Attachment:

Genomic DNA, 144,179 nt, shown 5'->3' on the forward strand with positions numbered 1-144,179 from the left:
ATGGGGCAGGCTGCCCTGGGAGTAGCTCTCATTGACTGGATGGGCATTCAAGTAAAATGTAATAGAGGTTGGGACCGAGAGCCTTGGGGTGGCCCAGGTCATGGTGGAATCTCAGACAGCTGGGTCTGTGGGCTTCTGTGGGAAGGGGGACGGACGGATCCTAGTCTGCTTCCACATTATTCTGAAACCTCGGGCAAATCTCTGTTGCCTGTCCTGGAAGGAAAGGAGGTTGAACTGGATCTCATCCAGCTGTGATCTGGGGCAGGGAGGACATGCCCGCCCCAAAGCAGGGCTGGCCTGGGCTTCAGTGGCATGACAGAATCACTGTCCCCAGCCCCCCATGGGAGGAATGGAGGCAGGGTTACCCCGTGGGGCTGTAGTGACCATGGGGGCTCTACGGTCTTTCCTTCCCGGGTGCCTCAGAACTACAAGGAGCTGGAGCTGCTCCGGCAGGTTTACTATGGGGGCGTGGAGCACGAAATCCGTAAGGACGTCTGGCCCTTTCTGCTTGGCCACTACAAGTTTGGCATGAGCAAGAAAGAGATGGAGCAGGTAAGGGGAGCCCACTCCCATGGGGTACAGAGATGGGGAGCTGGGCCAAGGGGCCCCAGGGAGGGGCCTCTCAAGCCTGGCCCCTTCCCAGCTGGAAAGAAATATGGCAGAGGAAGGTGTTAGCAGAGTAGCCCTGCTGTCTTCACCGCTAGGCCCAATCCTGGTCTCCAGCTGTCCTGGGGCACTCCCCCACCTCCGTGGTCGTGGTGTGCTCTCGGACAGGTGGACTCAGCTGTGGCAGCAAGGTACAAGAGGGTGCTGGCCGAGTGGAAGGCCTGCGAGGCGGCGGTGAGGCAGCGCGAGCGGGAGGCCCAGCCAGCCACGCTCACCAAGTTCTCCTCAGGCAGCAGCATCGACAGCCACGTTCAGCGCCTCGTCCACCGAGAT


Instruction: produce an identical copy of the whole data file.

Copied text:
Genomic DNA, 144,179 nt, shown 5'->3' on the forward strand with positions numbered 1-144,179 from the left:
ATGGGGCAGGCTGCCCTGGGAGTAGCTCTCATTGACTGGATGGGCATTCAAGTAAAATGTAATAGAGGTTGGGACCGAGAGCCTTGGGGTGGCCCAGGTCATGGTGGAATCTCAGACAGCTGGGTCTGTGGGCTTCTGTGGGAAGGGGGACGGACGGATCCTAGTCTGCTTCCACATTATTCTGAAACCTCGGGCAAATCTCTGTTGCCTGTCCTGGAAGGAAAGGAGGTTGAACTGGATCTCATCCAGCTGTGATCTGGGGCAGGGAGGACATGCCCGCCCCAAAGCAGGGCTGGCCTGGGCTTCAGTGGCATGACAGAATCACTGTCCCCAGCCCCCCATGGGAGGAATGGAGGCAGGGTTACCCCGTGGGGCTGTAGTGACCATGGGGGCTCTACGGTCTTTCCTTCCCGGGTGCCTCAGAACTACAAGGAGCTGGAGCTGCTCCGGCAGGTTTACTATGGGGGCGTGGAGCACGAAATCCGTAAGGACGTCTGGCCCTTTCTGCTTGGCCACTACAAGTTTGGCATGAGCAAGAAAGAGATGGAGCAGGTAAGGGGAGCCCACTCCCATGGGGTACAGAGATGGGGAGCTGGGCCAAGGGGCCCCAGGGAGGGGCCTCTCAAGCCTGGCCCCTTCCCAGCTGGAAAGAAATATGGCAGAGGAAGGTGTTAGCAGAGTAGCCCTGCTGTCTTCACCGCTAGGCCCAATCCTGGTCTCCAGCTGTCCTGGGGCACTCCCCCACCTCCGTGGTCGTGGTGTGCTCTCGGACAGGTGGACTCAGCTGTGGCAGCAAGGTACAAGAGGGTGCTGGCCGAGTGGAAGGCCTGCGAGGCGGCGGTGAGGCAGCGCGAGCGGGAGGCCCAGCCAGCCACGCTCACCAAGTTCTCCTCAGGCAGCAGCATCGACAGCCACGTTCAGCGCCTCGTCCACCGAGAT